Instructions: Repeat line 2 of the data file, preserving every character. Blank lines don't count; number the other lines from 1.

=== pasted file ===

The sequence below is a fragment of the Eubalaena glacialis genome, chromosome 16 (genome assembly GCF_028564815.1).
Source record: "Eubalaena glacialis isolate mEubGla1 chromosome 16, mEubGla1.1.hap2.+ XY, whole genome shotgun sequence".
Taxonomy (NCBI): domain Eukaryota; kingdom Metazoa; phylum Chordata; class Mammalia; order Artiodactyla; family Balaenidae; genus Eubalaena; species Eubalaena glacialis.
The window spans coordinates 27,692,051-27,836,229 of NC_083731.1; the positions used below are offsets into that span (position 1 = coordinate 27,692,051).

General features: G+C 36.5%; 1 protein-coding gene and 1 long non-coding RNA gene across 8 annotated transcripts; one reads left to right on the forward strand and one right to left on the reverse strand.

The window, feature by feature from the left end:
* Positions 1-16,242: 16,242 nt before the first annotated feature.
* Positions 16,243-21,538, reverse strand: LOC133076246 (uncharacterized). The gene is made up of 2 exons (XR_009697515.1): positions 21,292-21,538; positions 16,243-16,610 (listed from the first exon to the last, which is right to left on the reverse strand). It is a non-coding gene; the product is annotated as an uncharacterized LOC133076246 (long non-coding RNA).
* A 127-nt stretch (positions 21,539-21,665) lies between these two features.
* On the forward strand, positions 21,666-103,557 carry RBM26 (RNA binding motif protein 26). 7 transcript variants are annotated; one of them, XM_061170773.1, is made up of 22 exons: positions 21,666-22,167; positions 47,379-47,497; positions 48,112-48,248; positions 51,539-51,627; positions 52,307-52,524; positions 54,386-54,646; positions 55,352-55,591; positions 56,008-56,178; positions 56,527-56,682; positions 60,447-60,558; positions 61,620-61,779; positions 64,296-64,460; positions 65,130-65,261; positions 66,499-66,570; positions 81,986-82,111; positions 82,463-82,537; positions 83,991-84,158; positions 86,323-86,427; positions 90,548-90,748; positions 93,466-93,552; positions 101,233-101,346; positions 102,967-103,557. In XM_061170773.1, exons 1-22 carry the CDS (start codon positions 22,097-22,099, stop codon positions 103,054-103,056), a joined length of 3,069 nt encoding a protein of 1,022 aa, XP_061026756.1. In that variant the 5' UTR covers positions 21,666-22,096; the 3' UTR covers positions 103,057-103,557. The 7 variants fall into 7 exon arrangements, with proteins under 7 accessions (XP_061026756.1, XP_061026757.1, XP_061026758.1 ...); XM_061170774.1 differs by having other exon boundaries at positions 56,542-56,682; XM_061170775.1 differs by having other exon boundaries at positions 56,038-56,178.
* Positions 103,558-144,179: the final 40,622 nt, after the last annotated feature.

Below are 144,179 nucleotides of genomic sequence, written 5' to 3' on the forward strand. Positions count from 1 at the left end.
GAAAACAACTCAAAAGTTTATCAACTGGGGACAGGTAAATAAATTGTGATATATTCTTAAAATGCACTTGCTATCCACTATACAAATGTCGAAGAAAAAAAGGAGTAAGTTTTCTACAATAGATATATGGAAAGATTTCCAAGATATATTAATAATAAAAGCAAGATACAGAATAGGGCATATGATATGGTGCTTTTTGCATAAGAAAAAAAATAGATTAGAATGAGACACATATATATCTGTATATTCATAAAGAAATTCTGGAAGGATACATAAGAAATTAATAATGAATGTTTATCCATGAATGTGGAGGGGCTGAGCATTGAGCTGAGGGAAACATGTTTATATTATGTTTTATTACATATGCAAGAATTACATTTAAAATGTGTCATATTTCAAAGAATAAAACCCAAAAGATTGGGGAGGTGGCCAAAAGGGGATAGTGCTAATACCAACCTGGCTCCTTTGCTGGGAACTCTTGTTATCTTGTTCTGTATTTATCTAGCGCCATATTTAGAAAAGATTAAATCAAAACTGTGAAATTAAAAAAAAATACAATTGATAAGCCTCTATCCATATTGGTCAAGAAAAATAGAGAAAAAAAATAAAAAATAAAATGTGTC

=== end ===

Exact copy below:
Source record: "Eubalaena glacialis isolate mEubGla1 chromosome 16, mEubGla1.1.hap2.+ XY, whole genome shotgun sequence".